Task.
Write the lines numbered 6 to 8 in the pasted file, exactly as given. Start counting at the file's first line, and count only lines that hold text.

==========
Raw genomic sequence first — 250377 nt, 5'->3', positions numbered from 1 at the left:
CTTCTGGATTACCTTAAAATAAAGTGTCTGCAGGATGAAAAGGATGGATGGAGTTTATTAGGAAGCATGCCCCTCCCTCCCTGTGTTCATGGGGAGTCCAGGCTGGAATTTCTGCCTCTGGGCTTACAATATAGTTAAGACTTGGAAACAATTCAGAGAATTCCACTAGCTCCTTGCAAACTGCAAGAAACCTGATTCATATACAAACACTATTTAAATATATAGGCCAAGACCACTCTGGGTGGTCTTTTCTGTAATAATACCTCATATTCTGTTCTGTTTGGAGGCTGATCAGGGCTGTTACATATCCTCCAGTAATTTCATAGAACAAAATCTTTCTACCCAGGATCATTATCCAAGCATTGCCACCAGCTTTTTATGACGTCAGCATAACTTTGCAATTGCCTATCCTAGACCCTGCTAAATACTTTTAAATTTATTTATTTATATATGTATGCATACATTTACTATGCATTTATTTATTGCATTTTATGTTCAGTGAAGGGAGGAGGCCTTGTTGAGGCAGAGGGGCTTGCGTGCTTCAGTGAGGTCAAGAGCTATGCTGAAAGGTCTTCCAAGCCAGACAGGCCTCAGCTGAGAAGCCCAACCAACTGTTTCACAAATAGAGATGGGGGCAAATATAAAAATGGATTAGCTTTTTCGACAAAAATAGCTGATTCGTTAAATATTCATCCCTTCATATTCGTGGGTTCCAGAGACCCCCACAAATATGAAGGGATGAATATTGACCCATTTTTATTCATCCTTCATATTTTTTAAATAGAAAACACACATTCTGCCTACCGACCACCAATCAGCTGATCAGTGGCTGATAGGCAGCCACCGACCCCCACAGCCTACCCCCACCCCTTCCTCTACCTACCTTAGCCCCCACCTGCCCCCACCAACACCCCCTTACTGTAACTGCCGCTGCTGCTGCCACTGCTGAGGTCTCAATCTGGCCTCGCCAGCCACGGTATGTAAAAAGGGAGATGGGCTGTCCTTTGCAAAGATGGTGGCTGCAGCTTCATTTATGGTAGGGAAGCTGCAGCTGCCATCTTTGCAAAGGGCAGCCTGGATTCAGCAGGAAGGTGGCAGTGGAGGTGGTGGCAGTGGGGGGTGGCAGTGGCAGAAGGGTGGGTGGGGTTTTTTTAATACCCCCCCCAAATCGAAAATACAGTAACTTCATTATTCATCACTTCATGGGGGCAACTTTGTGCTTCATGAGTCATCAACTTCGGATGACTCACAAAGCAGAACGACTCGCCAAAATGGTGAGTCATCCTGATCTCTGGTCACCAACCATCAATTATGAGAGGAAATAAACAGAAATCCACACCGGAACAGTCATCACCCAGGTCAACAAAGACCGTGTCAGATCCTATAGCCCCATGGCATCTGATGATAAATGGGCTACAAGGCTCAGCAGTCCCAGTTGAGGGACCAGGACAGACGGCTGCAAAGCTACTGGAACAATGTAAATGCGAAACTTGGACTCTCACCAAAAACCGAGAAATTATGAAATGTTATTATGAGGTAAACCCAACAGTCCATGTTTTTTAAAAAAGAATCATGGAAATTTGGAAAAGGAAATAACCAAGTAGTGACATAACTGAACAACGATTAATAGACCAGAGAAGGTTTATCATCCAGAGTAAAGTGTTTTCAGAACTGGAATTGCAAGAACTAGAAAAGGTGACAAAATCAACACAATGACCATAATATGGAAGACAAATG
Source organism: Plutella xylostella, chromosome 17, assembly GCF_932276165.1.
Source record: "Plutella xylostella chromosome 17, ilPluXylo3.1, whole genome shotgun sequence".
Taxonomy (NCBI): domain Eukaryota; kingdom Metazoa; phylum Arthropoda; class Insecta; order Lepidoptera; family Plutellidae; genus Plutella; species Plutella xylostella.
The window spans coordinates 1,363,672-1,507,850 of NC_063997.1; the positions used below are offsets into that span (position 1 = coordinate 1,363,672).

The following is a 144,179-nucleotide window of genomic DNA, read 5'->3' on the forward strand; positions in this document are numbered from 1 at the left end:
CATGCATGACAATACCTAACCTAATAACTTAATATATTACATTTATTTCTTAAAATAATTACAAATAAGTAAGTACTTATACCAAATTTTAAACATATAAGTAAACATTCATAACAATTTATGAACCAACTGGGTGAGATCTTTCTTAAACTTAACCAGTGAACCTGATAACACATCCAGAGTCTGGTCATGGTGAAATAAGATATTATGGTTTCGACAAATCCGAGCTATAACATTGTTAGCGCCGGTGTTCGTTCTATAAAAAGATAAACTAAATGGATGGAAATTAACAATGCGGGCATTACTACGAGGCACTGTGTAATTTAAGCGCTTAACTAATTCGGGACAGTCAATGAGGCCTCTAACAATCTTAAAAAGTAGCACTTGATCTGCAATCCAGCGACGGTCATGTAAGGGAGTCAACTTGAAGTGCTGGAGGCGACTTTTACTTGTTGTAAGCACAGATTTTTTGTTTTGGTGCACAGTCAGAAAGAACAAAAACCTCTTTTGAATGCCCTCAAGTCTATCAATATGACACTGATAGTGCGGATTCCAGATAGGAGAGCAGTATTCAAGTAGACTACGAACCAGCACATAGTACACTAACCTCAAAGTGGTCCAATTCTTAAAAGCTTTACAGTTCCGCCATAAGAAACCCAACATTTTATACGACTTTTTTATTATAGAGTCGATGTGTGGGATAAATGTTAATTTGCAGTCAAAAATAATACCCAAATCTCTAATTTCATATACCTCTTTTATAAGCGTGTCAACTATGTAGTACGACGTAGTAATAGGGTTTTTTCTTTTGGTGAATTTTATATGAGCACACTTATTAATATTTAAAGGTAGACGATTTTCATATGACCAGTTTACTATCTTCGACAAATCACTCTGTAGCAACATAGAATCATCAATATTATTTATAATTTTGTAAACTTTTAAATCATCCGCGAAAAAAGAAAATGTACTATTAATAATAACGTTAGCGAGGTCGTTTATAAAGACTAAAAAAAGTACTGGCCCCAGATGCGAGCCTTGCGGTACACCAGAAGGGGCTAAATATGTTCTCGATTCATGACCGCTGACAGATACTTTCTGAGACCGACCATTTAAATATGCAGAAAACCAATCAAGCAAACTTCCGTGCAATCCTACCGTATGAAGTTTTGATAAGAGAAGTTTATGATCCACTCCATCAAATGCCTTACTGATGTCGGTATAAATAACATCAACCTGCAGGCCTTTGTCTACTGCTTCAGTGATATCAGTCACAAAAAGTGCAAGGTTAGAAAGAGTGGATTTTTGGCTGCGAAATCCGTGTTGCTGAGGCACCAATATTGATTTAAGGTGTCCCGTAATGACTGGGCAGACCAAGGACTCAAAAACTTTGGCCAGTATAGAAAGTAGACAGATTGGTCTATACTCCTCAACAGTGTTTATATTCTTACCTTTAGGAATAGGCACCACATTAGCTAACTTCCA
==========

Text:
The window spans coordinates 1,363,672-1,507,850 of NC_063997.1; the positions used below are offsets into that span (position 1 = coordinate 1,363,672).

The following is a 144,179-nucleotide window of genomic DNA, read 5'->3' on the forward strand; positions in this document are numbered from 1 at the left end:
CATGCATGACAATACCTAACCTAATAACTTAATATATTACATTTATTTCTTAAAATAATTACAAATAAGTAAGTACTTATACCAAATTTTAAACATATAAGTAAACATTCATAACAATTTATGAACCAACTGGGTGAGATCTTTCTTAAACTTAACCAGTGAACCTGATAACACATCCAGAGTCTGGTCATGGTGAAATAAGATATTATGGTTTCGACAAATCCGAGCTATAACATTGTTAGCGCCGGTGTTCGTTCTATAAAAAGATAAACTAAATGGATGGAAATTAACAATGCGGGCATTACTACGAGGCACTGTGTAATTTAAGCGCTTAACTAATTCGGGACAGTCAATGAGGCCTCTAACAATCTTAAAAAGTAGCACTTGATCTGCAATCCAGCGACGGTCATGTAAGGGAGTCAACTTGAAGTGCTGGAGGCGACTTTTACTTGTTGTAAGCACAGATTTTTTGTTTTGGTGCACAGTCAGAAAGAACAAAAACCTCTTTTGAATGCCCTCAAGTCTATCAATATGACACTGATAGTGCGGATTCCAGATAGGAGAGCAGTATTCAAGTAGACTACGAACCAGCACATAGTACACTAACCTCAAAGTGGTCCAATTCTTAAAAGCTTTACAGTTCCGCCATAAGAAACCCAACATTTTATACGACTTTTTTATTATAGAGTCGATGTGTGGGATAAATGTTAATTTGCAGTCAAAAATAATACCCAAATCTCTAATTTCATATACCTCTTTTATAAGCGTGTCAACTATGTAGTACGACGTAGTAATAGGGTTTTTTCTTTTGGTGAATTTTATATGAGCACACTTATTAATATTTAAAGGTAGACGATTTTCATATGACCAGTTTACTATCTTCGACAAATCACTCTGTAGCAACATAGAATCATCAATATTATTTATAATTTTGTAAACTTTTAAATCATCCGCGAAAAAAGAAAATGTACTATTAATAATAACGTTAGCGAGGTCGTTTATAAAGACTAAAAAAAGTACTGGCCCCAGATGCGAGCCTTGCGGTACACCAGAAGGGGCTAAATATGTTCTCGATTCATGACCGCTGACAGATACTTTCTGAGACCGACCATTTAAATATGCAGAAAACCAATCAAGCAAACTTCCGTGCAATCCTACCGTATGAAGTTTTGATAAGAGAAGTTTATGATCCACTCCATCAAATGCCTTACTGATGTCGGTATAAATAACATCAACCTGCAGGCCTTTGTCTACTGCTTCAGTGATATCAGTCACAAAAAGTGCAAGGTTAGAAAGAGTGGATTTTTGGCTGCGAAATCCGTGTTGCTGAGGCACCAATATTGATTTAAGGTGTCCCGTAATGACTGGGCAGACCAAGGACTCAAAAACTTTGGCCAGTATAGAAAGTAGACAGATTGGTCTATACTCCTCAACAGTGTTTATATTCTTACCTTTAGGAATAGGCACCACATTAGCTAACTTCCA